Third, your customization is very limited. You can’t choose how you present your work. Once, a photo is uploaded, you can’t simply delete it, change it, and reupload it the way you can do it on your website.
Fourth, Instagram controls your photos and your followers. It can delete photos if it wants and ask you money if you want to reach your followers. There’s nothing you can do except to protest. Protest with the equivalent effect of yelling at a wall.
Fifth, your followers are not really your followers. They’re Instagram’s followers. There’s no real way to interact with your followers directly. You can post a story or a picture, but only a fraction will see it. So you have to beg for people to enable notifications.
Also, if Instagram disappears, blocks your account or restricts your access to your followers, you are done.
This doesn’t mean not to use social media. I believe social media is a very powerful marketing tool but a poor choice for your platform. It’s a good idea to spend your energy on your own platform.
#8: Email newsletter
As is true for so many things, the best time to have built your network was yesterday. The second best time is right now.
Ryan Holiday, The Perennial Seller
One of the most powerful marketing tools available is the email list. There’s a reason everyone uses it. It has stood the test of time, and it works.
Your email list is the follower’s list you should be building instead.
You will own this list. It enables you to communicate with your followers directly, and you can take this list with you. It’s platform-independent.
Even if your website gets taken down for some reason, you can still communicate with your people. You can keep them updated, share your thoughts, and tell them about your new products, exhibitions, events. It serves you a lifetime.
Most people don’t change their email addresses very often, and there’s a much bigger chance of them seeing your email.
If you want people to consume your work and to know what you do next, you have to make it possible for them to hear about it as easily and regularly as possible.
Ryan Holiday, The Perennial Seller
Ryan Holiday, before he published his first book, started an email newsletter where he gave monthly book recommendations. By the time he was about to publish his book, the list had grown significantly. Do you think there were people who bought his new book because he told about it in his email newsletter?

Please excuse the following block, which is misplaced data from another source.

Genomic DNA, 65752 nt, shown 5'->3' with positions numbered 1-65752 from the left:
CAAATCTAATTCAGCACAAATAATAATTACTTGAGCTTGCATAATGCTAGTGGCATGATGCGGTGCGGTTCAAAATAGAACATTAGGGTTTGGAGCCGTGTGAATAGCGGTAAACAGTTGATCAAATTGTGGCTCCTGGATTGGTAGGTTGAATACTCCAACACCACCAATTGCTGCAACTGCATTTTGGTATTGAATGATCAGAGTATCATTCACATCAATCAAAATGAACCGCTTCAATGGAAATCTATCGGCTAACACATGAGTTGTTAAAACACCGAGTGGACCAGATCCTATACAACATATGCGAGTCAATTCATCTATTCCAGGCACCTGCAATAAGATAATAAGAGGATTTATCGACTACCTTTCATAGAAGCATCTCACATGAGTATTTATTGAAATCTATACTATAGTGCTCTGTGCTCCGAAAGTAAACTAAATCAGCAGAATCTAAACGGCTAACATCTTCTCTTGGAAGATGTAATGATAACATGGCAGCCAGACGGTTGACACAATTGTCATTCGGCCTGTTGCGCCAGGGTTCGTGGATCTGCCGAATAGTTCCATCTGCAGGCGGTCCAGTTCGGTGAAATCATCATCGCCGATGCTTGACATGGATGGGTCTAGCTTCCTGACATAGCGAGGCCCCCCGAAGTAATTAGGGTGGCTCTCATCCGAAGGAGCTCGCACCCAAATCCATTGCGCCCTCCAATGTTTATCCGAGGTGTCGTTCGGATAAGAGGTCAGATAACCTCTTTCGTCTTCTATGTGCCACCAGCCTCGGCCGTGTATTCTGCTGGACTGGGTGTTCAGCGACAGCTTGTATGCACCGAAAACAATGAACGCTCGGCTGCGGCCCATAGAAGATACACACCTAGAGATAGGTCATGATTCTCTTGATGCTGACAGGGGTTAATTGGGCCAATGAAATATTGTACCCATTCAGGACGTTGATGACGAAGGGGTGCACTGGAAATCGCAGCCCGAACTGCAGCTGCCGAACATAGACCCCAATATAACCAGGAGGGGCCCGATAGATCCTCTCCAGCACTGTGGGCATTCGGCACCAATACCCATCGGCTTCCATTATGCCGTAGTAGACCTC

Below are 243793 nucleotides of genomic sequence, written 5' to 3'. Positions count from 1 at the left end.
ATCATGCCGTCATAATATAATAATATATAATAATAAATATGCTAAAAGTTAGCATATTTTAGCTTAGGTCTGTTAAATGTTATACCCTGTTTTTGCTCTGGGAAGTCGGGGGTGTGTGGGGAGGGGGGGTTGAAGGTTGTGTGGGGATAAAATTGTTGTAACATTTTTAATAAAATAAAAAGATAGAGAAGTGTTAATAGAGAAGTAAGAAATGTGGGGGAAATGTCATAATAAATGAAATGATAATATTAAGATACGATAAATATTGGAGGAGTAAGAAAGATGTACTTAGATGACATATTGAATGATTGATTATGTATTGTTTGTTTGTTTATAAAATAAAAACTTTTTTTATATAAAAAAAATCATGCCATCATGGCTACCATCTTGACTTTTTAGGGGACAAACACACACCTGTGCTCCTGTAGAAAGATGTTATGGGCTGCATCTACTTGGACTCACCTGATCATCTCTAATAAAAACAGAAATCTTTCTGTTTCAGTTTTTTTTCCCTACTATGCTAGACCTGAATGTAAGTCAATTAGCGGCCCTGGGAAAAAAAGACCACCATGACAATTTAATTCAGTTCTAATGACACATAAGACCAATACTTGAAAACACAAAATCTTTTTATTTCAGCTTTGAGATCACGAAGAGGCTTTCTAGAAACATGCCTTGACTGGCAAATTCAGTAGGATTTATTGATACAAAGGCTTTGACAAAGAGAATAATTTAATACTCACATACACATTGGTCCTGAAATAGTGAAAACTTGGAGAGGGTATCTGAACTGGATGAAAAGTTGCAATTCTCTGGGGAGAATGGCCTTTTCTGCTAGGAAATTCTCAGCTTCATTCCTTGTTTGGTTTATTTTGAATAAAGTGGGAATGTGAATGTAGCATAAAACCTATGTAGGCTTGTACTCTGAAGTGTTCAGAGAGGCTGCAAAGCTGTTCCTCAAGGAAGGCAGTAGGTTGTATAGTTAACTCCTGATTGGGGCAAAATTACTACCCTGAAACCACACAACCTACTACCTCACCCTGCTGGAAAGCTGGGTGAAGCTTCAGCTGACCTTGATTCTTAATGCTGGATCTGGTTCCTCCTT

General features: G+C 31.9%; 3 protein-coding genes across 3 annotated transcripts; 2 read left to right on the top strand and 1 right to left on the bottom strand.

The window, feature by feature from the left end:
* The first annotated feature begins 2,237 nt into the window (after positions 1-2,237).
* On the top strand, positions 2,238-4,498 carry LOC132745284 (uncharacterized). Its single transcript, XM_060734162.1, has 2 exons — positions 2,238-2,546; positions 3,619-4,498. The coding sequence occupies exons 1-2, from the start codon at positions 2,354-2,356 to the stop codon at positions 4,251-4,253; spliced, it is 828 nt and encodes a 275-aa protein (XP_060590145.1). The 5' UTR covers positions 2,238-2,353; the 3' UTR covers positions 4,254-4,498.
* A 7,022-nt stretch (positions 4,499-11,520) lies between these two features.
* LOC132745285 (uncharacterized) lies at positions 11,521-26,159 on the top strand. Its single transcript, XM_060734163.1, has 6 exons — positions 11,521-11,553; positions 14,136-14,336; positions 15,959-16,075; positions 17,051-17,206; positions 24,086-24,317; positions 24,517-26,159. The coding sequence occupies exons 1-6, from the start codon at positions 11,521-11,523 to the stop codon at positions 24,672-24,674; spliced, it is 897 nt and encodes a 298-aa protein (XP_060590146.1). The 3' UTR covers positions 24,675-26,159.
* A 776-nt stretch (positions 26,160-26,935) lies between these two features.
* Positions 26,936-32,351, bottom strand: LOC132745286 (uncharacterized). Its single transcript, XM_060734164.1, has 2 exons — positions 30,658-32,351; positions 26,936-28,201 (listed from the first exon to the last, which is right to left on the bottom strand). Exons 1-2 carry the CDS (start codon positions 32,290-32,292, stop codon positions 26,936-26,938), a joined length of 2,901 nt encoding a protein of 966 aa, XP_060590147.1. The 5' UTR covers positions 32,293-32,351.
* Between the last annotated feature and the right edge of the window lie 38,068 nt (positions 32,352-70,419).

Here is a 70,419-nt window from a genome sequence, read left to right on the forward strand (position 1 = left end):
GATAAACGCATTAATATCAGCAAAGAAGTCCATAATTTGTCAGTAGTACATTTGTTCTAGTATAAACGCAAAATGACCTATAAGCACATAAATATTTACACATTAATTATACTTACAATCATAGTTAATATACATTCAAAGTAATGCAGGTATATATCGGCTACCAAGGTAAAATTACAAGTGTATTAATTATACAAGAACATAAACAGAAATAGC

As Ryan Holiday puts it: “The idea that you won’t have to work to sell your product is more than entitled.” It presupposes that everyone will flock to your work and that they care.
If you don’t see any salespeople, you’re the salesperson.”
Peter Thiel, Zero to One
Ryan Holiday describes how the road to creative success feels like in his book The Perennial Seller:
Art is the kind of marathon where you cross the finish line and instead of getting a medal placed around your neck, the volunteers roughly grab you by the shoulders and walk you over the starting line of another marathon.
By that “another marathon,” he means pushing his work. This means promoting your work is equally as important as doing your work. Books just like everything else, don’t sell themselves.
The reality is, there are too many great artists out there, many of them waiting to be discovered. It’s a notion of romanticism, as international street photographer Erik Kim puts it. You wait for some magic to happen.
The problem with this waiting is obvious: you’re waiting. Instead of taking charge and being at the cause of your life, you’re at the effect and depending on sheer luck. Sure, you might be discovered, but what if you won’t? Usually, if you don’t make things move forward, nothing happens. This is real-life experience.
Because there are so many exceptionally good artists out there, skills alone don’t make you stand out. In this world, excellent skills are assumed. You need to be more than that. To paraphrase Erik in this context: this is the reality, which you need to accept.
To market your work also means you value your work. You are essentially saying: “I have great confidence in my work being great work, so I have no shame telling you about it.”
About the Author
Kristjan Vingel is a street photographer based in Luxembourg, and you can check out his work on his website. He also enjoys writing, and you can read more of his thoughts on his blog. This article was also published here (in nine parts) and shared with permission.